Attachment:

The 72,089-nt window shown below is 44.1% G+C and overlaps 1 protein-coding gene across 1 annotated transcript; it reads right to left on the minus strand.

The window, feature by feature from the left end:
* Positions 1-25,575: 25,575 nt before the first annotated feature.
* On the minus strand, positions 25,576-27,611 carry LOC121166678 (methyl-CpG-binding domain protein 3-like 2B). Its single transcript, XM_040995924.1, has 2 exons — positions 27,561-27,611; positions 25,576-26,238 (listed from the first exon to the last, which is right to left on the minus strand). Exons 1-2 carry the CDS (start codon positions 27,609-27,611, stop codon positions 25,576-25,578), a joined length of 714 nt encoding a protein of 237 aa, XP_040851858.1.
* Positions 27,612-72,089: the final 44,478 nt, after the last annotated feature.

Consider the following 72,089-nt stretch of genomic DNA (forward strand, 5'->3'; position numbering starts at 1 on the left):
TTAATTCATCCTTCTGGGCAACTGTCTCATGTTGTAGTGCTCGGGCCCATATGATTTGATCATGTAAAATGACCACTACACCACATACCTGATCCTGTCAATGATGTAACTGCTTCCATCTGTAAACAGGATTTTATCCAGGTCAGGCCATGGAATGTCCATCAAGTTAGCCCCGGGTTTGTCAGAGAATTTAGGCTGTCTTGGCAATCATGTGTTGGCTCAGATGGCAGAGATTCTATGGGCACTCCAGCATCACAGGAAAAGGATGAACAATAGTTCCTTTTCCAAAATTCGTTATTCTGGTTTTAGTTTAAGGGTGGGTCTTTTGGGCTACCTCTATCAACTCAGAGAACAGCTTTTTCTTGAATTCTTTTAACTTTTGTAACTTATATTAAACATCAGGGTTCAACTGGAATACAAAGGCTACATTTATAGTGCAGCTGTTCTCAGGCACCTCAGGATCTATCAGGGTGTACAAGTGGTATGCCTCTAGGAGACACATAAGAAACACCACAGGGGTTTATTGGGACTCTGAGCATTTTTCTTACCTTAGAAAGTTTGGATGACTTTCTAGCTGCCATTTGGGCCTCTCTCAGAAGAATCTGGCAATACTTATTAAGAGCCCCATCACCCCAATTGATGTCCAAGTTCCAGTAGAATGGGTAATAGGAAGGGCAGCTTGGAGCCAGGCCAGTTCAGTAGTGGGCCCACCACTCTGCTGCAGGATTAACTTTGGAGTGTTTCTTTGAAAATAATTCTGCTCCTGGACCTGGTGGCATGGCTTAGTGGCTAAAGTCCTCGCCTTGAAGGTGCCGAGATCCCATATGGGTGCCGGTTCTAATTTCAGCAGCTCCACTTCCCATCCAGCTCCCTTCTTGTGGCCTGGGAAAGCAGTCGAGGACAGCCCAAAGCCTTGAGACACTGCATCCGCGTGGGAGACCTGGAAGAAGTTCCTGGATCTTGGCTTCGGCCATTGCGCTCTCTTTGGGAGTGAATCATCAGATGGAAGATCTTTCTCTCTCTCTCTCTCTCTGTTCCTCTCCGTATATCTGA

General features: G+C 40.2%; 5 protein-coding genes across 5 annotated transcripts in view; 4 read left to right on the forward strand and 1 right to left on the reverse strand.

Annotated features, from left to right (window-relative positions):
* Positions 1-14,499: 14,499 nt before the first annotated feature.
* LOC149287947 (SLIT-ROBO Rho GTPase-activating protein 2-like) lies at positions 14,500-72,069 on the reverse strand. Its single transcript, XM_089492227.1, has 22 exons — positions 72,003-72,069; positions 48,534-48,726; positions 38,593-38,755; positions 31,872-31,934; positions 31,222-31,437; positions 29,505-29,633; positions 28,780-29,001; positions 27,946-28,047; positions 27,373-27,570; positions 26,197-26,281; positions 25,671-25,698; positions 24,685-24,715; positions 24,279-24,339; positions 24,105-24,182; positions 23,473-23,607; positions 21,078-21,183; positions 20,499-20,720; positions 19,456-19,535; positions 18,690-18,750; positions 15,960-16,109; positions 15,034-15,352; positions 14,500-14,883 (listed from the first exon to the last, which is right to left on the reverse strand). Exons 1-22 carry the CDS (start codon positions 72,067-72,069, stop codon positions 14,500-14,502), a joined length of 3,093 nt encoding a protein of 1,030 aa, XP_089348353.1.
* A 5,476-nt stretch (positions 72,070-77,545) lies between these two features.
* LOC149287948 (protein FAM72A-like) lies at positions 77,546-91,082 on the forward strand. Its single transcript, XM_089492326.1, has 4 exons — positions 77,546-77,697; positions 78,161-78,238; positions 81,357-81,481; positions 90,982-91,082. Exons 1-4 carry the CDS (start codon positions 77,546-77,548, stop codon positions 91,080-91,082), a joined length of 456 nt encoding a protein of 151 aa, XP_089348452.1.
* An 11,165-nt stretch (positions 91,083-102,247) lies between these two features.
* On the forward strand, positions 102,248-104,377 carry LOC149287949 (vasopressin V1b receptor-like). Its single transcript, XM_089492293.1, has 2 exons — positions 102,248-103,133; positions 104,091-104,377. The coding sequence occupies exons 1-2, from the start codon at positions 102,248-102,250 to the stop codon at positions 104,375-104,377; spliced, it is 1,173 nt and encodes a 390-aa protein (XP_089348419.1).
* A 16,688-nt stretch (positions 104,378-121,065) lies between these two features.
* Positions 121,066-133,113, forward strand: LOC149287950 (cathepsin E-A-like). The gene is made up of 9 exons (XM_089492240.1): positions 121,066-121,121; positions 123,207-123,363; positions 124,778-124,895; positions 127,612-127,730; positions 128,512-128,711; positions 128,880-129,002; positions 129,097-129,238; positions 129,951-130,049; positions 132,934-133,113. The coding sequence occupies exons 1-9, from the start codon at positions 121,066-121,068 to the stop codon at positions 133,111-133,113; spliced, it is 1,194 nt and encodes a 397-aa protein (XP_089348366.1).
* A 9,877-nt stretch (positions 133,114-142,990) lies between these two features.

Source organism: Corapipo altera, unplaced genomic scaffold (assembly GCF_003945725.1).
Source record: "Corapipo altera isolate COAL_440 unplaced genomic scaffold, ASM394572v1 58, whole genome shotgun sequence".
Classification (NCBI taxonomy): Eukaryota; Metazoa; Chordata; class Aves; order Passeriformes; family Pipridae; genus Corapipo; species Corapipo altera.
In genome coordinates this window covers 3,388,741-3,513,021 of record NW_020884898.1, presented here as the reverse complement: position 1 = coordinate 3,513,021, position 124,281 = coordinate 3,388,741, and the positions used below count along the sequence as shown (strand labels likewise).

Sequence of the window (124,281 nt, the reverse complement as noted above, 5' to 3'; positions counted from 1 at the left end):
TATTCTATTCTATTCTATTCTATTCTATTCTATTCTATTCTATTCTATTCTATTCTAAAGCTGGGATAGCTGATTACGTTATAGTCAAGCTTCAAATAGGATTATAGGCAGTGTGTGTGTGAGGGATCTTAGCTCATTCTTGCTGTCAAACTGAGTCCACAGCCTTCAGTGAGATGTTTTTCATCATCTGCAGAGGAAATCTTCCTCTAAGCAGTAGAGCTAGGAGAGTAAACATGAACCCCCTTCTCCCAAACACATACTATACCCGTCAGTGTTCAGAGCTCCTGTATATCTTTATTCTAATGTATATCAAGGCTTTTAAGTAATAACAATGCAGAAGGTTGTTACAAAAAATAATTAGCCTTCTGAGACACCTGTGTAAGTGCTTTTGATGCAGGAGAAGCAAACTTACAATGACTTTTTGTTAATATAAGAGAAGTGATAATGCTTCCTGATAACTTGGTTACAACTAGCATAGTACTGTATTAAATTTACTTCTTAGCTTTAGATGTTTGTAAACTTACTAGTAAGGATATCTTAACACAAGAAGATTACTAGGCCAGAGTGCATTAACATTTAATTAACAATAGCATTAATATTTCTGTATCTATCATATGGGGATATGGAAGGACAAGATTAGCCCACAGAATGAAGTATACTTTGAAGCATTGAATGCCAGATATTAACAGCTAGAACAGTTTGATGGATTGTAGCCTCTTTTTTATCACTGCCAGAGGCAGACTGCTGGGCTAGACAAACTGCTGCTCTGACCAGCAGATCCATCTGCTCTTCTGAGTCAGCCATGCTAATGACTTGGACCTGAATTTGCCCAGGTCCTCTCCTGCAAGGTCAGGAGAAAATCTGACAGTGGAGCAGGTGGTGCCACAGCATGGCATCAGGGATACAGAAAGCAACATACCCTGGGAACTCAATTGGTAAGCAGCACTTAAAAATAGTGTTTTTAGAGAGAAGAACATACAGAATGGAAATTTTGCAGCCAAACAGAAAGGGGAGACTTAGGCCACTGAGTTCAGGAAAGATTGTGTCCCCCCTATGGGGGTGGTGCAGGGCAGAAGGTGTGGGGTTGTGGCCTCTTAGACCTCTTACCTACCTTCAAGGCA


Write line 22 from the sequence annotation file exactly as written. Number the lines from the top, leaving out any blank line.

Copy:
In genome coordinates this window covers 3,388,741-3,513,021 of record NW_020884898.1, presented here as the reverse complement: position 1 = coordinate 3,513,021, position 124,281 = coordinate 3,388,741, and the positions used below count along the sequence as shown (strand labels likewise).